Mujuru denies plotting Mugabe's assassination
Zimbabwe’s beleaguered vice-president Joice Mujuru defended herself on Monday against allegations that she masterminded a plot to assassinate President Robert Mugabe.
Dismissing the claims as “entirely untrue”, Mujuru said in a statement she was ready to defend herself against accusations of treason in a court of law. The allegations were contained in a report in the Sunday Mail, seen to be controlled by loyalists of Emmerson Mnangagwa, a top official in the ruling Zanu-PF.
The paper reported that Mugabe’s wife, Grace, accused Mujuru of being at the centre of a plot to assassinate the 90-year-old Zimbabwean leader.
Mnangagwa and Mujuru lead rival factions battling to seize control of the party – and the Zimbabwean government – as Mugabe edges towards possible retirement. Mnangagwa is believed to be behind Grace Mugabe’s political rise.
The minister was reportedly pushing for Mujuru to be sacked as vice-president at a Zanu-PF congress in December.
Grace has led a campaign against Mujuru in the past two months, with the apparent backing of Mnangagwa.
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Mujuru has remained silent until now, but when allegations that she plotted to assassinate Mugabe forced her to respond, she said. “While I personally believe silence is golden ... I have been obliged to make this statement for and on behalf of all current and future national leaders who may face the same problems.”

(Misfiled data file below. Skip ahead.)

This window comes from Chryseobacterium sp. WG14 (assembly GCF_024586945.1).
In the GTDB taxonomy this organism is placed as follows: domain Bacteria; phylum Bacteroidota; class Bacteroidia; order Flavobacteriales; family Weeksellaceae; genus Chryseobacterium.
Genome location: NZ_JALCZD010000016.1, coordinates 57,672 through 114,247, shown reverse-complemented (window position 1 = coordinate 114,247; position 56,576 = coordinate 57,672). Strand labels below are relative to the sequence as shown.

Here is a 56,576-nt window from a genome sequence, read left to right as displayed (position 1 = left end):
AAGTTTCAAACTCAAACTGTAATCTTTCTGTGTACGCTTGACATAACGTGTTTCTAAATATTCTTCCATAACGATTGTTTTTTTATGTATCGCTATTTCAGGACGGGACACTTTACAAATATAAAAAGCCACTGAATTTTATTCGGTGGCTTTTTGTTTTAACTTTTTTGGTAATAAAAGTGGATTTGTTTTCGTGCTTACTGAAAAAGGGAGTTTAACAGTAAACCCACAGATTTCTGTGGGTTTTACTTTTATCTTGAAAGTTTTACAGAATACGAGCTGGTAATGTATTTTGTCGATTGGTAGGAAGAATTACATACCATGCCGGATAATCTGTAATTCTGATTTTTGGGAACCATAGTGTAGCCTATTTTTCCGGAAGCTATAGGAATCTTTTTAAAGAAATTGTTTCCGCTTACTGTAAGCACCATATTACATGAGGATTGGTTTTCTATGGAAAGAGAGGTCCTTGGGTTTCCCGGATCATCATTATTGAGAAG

“I regret that certain persons have elected to make false, unsubstantiated, malicious, defamatory and irresponsible statements about me ... I stand ready to defend myself before the party and in any court of law on any of the allegations made against me.”
Mujuru’s husband, former army general Solomon Mujuru, was killed in a house fire in 2011 that many Zimbabweans believe was part of a power struggle within Zanu-PF.
“That is a straightforward treason case,” prominent Harare lawyer Jonathan Samkange was quoted in the Sunday Mail as saying. “The police should take action, arrest the accused and charge them with treason.”
The newspaper reported that former Zanu-PF spokesperson Rugare Gumbo was recorded making an assassination threat against Mugabe. The newspaper further claimed that ruling party official, Didymus Mutasa, suggested that Mugabe would be “shot” if he sided with Mnangagwa’s faction.
Both Gumbo and Mutasa are supporters of Mujuru. Mujuru was until this year one of the strongest contenders to succeed Mugabe, who has been in power since Zimbabwe’s independence in 1980.
In July, however, the president’s 49-year-old wife was nominated to lead the ruling party’s women’s league, and she immediately launched a campaign to discredit Mujuru.